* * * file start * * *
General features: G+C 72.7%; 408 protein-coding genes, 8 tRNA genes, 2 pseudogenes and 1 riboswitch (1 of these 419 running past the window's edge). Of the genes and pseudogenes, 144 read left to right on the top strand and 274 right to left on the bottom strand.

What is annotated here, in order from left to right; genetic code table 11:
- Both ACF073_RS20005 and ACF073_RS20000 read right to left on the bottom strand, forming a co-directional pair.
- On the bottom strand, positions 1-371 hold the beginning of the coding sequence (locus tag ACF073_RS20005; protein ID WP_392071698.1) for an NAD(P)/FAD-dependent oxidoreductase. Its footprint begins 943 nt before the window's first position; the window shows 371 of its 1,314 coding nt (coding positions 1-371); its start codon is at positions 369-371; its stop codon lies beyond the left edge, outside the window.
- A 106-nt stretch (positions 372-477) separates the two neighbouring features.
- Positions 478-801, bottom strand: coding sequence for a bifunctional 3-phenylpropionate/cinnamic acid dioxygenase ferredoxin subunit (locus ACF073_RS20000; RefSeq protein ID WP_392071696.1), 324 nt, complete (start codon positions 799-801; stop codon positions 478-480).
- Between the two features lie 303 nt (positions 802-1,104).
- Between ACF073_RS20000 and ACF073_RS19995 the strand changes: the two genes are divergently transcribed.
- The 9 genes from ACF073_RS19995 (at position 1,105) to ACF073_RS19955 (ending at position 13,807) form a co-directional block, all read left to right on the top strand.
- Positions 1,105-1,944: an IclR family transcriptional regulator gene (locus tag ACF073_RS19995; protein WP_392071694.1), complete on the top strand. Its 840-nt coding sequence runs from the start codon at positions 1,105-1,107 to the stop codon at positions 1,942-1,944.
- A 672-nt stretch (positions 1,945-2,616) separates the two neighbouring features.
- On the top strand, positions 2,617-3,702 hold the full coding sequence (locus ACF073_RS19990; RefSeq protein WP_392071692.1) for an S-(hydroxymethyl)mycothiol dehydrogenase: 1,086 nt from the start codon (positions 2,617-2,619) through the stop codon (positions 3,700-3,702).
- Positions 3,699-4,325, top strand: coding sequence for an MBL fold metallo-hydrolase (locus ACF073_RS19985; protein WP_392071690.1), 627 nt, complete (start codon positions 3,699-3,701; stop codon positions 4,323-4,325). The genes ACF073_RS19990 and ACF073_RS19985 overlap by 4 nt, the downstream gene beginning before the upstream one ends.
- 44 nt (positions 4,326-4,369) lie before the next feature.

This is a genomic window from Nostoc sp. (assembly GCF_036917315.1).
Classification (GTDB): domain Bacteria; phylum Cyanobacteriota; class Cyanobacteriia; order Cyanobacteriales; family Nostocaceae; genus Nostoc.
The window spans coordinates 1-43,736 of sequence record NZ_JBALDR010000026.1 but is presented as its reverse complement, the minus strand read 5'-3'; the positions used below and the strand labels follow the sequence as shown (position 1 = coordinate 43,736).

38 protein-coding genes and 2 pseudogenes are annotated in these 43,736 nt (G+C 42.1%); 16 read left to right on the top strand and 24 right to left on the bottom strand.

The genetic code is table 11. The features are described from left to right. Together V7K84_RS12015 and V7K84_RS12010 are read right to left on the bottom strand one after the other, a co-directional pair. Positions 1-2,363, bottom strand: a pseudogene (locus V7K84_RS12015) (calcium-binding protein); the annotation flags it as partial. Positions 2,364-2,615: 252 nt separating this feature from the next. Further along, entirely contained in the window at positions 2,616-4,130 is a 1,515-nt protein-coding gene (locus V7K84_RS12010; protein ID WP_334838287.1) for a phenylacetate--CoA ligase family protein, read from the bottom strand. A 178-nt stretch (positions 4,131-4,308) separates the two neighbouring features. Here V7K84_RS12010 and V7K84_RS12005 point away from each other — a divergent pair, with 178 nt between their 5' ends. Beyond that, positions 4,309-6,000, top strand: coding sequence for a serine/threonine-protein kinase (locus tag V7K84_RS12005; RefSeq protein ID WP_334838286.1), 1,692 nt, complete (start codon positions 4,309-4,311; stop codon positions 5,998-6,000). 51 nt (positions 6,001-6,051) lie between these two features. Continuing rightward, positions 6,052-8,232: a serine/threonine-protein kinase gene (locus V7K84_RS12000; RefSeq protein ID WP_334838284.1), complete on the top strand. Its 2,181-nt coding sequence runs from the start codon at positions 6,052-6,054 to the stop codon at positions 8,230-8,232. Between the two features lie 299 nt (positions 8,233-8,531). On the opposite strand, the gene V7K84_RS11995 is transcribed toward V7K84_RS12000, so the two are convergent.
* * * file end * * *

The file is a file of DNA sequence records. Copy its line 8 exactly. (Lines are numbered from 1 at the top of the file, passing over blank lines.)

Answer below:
- Between ACF073_RS20000 and ACF073_RS19995 the strand changes: the two genes are divergently transcribed.